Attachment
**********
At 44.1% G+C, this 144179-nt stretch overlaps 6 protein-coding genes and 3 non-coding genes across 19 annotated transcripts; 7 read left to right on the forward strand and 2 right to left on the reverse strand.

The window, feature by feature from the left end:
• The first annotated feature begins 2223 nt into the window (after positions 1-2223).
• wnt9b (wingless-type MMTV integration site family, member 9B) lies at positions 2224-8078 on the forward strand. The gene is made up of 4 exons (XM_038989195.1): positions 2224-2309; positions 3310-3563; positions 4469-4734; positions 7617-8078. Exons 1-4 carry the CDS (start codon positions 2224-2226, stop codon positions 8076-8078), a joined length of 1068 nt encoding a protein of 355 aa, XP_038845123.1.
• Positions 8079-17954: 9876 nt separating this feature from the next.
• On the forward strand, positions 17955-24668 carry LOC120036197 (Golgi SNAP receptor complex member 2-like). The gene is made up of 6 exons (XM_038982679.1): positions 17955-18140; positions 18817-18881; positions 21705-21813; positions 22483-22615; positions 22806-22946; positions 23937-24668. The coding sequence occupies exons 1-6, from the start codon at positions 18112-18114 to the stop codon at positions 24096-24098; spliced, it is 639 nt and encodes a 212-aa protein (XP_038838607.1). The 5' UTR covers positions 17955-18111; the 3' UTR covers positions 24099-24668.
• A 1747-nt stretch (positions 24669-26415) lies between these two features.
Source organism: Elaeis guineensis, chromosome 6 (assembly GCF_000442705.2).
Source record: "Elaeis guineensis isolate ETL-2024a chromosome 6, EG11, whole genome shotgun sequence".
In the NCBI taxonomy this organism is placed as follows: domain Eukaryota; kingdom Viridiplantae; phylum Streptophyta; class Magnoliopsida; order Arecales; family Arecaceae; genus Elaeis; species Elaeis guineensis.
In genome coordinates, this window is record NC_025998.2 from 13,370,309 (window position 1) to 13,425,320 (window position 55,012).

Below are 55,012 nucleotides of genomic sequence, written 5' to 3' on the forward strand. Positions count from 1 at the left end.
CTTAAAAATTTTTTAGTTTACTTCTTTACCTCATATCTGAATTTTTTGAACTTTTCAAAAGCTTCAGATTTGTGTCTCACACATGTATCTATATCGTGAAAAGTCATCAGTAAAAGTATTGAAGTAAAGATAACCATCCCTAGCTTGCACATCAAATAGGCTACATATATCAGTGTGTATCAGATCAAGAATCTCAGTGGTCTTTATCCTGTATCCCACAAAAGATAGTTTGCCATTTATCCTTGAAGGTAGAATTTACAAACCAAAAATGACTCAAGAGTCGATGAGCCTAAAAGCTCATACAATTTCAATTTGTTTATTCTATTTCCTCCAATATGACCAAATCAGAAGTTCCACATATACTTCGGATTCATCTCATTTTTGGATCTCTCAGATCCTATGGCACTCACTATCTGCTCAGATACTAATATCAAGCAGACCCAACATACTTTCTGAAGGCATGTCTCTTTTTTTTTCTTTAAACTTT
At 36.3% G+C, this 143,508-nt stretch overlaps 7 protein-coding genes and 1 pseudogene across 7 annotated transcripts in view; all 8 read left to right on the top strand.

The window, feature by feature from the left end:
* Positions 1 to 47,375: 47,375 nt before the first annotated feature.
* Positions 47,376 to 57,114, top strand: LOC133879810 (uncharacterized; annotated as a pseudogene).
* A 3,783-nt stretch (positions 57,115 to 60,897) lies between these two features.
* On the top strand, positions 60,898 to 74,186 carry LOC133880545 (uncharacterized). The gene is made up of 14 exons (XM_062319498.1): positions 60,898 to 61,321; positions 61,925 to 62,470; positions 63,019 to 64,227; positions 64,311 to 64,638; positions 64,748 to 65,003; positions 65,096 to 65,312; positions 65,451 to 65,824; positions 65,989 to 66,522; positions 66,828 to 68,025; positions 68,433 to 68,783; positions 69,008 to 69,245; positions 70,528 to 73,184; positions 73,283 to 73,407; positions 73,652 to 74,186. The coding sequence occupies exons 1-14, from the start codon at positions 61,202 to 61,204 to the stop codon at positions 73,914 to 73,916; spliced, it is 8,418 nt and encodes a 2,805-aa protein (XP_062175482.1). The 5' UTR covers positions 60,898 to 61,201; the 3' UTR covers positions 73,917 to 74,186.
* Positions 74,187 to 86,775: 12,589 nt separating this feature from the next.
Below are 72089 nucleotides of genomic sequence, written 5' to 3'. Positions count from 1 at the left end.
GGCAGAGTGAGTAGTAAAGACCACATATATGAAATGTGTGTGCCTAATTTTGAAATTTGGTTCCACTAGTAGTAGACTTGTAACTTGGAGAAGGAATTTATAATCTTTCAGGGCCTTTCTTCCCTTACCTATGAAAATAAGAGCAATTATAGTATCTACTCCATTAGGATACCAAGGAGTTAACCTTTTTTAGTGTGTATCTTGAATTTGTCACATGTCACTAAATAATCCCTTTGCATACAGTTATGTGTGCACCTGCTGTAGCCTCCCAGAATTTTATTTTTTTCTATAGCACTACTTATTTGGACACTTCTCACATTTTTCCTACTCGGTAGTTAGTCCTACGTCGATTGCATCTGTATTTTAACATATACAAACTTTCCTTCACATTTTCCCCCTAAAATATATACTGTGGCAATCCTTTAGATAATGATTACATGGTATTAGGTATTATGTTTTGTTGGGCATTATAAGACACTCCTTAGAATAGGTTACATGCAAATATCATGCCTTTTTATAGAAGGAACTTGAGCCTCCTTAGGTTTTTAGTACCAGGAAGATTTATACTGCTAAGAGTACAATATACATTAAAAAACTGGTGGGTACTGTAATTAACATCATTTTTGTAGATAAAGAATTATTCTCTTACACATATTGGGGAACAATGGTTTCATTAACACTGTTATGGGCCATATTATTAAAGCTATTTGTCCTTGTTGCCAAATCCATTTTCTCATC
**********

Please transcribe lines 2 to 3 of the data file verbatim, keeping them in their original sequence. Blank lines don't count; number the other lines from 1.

The window, feature by feature from the left end:
• The first annotated feature begins 2223 nt into the window (after positions 1-2223).